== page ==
Health check learnings, this time with data!

For this quarter's health checks I wanted to get some actual data out of the process and act on the 'continuous improvement' stuff we all talk about but don't always do.  I asked myself some questions...
  • What do people actually think about the process?  What would they change?  Is this really worth continuing? (and more to the point, what am I doing about improving this process?)
  • How would people react to the idea of 'advance voting', where you essentially had the option to do 'Planning Poker' for your votes - would stir some controversy, if nothing else, give people opportunity to think in advance (idea c/o Steve Rogalsky)
  • Instead of bumping through the pre-during-post process of this, maybe I could write it out this time?...a health check playbook? (there are a surprising amount of moving parts)

What do people actually think about the process?

I used a basic NPS survey formula through Google Forms and managed to get just over half the participants to respond.  The actual "data" of this is pretty fishy, given that people on the low end of this spectrum are probably too disgusted with me to participate, but the numbers were kinda fun...
  • NPS of 52
  • 33 engineers/product folk in our company are promoters (voted 9 or 10) of the idea
  • Of those surveyed, 31 took the time to fill out feedback (most were positive, some positive/useful, some negative/useful)
Some ideas I'll be incorporating:
  • A review of the topics, specifically 'speed' (remove?) and 'teamwork' (break out? on the fence, want to reinforce that we are all working together, and teams can be silo-ey at times)
  • Prior to reviewing the session's action items, take 5-10 minutes to review the last session's action items and results, and the trend of last session->this session
  • Consider using Planning Poker voting to prevent group think (on the fence, as the voting is actually not that important - it's the contribution to conversation)
  • That I'll be on-site for four health checks/year, but allow teams to opt-in/out as they feel it's useful or not (on the fence about this, as some teams find them hugely valuable, and others clearly not)
  • A half-way follow-up between health checks (on the fence, but maybe this is a maturity model kinda thing)
What did I learn here?
  • Google Forms is super easy and powerful
  • General consensus is that the time is useful and should continue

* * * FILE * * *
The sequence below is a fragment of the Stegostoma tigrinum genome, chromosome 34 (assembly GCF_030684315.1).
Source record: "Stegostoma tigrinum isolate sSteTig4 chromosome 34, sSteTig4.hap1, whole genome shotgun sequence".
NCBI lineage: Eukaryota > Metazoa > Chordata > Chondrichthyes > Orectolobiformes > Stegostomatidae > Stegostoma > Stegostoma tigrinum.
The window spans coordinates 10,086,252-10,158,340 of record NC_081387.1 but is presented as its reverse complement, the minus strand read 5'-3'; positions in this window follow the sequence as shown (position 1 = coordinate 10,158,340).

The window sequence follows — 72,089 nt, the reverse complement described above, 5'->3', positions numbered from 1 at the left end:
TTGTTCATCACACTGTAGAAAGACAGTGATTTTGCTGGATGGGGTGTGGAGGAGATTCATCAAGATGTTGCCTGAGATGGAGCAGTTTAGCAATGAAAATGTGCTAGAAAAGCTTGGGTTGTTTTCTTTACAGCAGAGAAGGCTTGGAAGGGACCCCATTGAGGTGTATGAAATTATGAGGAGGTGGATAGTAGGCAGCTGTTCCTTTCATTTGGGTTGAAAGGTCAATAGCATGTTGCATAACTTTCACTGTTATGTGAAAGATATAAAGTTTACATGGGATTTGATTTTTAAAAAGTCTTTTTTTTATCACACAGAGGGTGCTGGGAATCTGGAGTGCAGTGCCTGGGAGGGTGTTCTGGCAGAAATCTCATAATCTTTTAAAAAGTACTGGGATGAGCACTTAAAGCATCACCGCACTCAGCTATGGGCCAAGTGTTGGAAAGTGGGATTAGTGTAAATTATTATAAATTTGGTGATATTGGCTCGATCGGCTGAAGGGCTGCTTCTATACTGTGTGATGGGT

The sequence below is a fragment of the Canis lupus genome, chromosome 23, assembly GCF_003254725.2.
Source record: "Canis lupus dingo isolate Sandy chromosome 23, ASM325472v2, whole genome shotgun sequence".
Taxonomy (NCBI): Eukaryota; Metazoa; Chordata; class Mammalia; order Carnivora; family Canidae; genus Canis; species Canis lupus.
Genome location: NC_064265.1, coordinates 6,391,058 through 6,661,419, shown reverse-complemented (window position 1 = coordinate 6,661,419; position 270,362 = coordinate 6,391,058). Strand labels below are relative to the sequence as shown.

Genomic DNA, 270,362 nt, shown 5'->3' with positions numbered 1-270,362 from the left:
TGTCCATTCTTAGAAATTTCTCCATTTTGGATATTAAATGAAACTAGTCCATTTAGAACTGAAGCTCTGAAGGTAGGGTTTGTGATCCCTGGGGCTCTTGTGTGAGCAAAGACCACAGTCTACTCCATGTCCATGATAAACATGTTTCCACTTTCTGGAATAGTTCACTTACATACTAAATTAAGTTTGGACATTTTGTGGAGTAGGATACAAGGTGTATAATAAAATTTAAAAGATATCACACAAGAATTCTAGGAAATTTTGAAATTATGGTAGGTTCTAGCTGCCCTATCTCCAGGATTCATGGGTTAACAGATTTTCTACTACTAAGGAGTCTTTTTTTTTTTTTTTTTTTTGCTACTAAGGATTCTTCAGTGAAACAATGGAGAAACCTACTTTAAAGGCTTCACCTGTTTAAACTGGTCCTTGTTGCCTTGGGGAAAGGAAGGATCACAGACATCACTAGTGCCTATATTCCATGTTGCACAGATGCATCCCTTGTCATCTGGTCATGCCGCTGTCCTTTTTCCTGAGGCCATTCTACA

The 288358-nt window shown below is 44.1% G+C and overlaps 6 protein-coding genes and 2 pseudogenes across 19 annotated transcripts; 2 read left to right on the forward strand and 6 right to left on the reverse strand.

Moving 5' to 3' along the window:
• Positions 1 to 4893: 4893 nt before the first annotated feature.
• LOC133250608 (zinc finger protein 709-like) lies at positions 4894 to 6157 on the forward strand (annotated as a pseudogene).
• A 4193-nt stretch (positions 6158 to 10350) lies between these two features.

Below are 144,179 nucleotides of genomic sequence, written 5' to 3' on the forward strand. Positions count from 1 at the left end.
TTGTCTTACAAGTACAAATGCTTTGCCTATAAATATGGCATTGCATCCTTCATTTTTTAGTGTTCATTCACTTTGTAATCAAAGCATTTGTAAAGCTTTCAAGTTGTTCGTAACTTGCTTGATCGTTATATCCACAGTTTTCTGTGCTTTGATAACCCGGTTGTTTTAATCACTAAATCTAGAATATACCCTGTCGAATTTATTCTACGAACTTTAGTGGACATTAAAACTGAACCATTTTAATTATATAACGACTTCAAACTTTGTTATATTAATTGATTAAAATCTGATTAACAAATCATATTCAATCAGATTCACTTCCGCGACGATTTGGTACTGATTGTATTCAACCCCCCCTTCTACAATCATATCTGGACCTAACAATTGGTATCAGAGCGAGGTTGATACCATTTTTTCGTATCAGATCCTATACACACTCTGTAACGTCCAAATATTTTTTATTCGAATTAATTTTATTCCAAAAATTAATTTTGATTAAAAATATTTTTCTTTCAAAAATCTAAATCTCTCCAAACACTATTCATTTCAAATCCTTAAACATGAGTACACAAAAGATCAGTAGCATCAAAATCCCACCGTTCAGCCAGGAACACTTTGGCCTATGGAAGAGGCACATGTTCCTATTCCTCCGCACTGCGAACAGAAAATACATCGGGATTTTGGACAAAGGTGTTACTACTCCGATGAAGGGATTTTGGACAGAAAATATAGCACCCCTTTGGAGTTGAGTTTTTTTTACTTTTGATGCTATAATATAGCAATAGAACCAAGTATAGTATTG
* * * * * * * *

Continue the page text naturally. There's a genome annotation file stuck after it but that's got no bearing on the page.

• Specific pockets find it very valuable

Advance voting & anonymous feedback

The next part - advance voting - got very different results.  We have a weekly 'product development all-hands' meeting where updates are shared across the entire product development team (which is comprised of, you guessed it, product and development people), so the week before the health checks were scheduled I gave a little blurb and advertised "please take 15 minutes on your own to review the topics, see how you'd vote, write down ideas/thoughts/issues".  Plus, I created a Google Form for people not comfortable speaking in the team setting to raise ideas anonymously.  A few days later I sent a reminder Slack blast reminding people to take the time and dropping the links for the health check doc and anonymous feedback form.
  • Approximately 20% of the team took the 15 minutes (additionally, probably 15-20% were not aware of the request at all)
  • Of those 20%, 95% found it useful/helpful in preparing themselves for the health check session
  • 0% of the product development team used the anonymous feedback form (and interestingly, participation in the sessions seemed to match that metric - very few had nothing to say)
What did I learn here?
  • My communication channels might be sub-par
  • The idea of taking time to review a meeting's agenda before attending the meeting is useful and helpful
  • We probably have pretty safe team environments?

A health check playbook

The final question of 'will you actually write stuff down this time' has also been answered!  Yes, I wrote down quite a lot, but I'm not certain how to jam it all into a blog post.  For sure, not this blog post.

What did I learn here?
  • Successfully accomplishing the week of health checks is indeed as complicated as I'd faintly remembered
  • Amazingly, writing things down helps you remember them better
I will write out the full playbook sometime soon!


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